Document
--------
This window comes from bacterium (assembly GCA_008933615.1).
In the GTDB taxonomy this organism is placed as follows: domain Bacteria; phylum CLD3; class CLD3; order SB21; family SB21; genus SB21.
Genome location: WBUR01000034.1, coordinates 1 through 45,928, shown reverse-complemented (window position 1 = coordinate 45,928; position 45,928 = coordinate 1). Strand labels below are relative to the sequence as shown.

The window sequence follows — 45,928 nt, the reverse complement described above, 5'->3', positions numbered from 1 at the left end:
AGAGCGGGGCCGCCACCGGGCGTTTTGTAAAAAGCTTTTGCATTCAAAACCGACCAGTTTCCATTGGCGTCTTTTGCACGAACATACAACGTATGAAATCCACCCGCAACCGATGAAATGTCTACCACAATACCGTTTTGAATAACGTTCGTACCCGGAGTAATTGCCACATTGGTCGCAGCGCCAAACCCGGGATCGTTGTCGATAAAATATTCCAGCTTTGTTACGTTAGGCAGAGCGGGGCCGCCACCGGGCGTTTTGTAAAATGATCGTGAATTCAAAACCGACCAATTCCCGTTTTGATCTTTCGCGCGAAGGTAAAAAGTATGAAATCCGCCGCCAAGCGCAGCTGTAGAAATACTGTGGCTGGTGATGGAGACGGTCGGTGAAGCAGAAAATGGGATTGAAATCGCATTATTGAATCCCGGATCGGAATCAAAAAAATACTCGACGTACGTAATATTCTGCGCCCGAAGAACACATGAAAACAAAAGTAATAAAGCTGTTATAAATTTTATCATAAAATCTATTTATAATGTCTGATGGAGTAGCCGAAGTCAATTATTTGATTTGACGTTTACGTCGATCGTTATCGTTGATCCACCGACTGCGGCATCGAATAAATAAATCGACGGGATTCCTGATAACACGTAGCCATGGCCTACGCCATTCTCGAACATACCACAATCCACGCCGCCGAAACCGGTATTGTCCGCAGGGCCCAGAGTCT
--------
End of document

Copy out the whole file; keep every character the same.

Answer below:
This window comes from bacterium (assembly GCA_008933615.1).
In the GTDB taxonomy this organism is placed as follows: domain Bacteria; phylum CLD3; class CLD3; order SB21; family SB21; genus SB21.
Genome location: WBUR01000034.1, coordinates 1 through 45,928, shown reverse-complemented (window position 1 = coordinate 45,928; position 45,928 = coordinate 1). Strand labels below are relative to the sequence as shown.

The window sequence follows — 45,928 nt, the reverse complement described above, 5'->3', positions numbered from 1 at the left end:
AGAGCGGGGCCGCCACCGGGCGTTTTGTAAAAAGCTTTTGCATTCAAAACCGACCAGTTTCCATTGGCGTCTTTTGCACGAACATACAACGTATGAAATCCACCCGCAACCGATGAAATGTCTACCACAATACCGTTTTGAATAACGTTCGTACCCGGAGTAATTGCCACATTGGTCGCAGCGCCAAACCCGGGATCGTTGTCGATAAAATATTCCAGCTTTGTTACGTTAGGCAGAGCGGGGCCGCCACCGGGCGTTTTGTAAAATGATCGTGAATTCAAAACCGACCAATTCCCGTTTTGATCTTTCGCGCGAAGGTAAAAAGTATGAAATCCGCCGCCAAGCGCAGCTGTAGAAATACTGTGGCTGGTGATGGAGACGGTCGGTGAAGCAGAAAATGGGATTGAAATCGCATTATTGAATCCCGGATCGGAATCAAAAAAATACTCGACGTACGTAATATTCTGCGCCCGAAGAACACATGAAAACAAAAGTAATAAAGCTGTTATAAATTTTATCATAAAATCTATTTATAATGTCTGATGGAGTAGCCGAAGTCAATTATTTGATTTGACGTTTACGTCGATCGTTATCGTTGATCCACCGACTGCGGCATCGAATAAATAAATCGACGGGATTCCTGATAACACGTAGCCATGGCCTACGCCATTCTCGAACATACCACAATCCACGCCGCCGAAACCGGTATTGTCCGCAGGGCCCAGAGTCT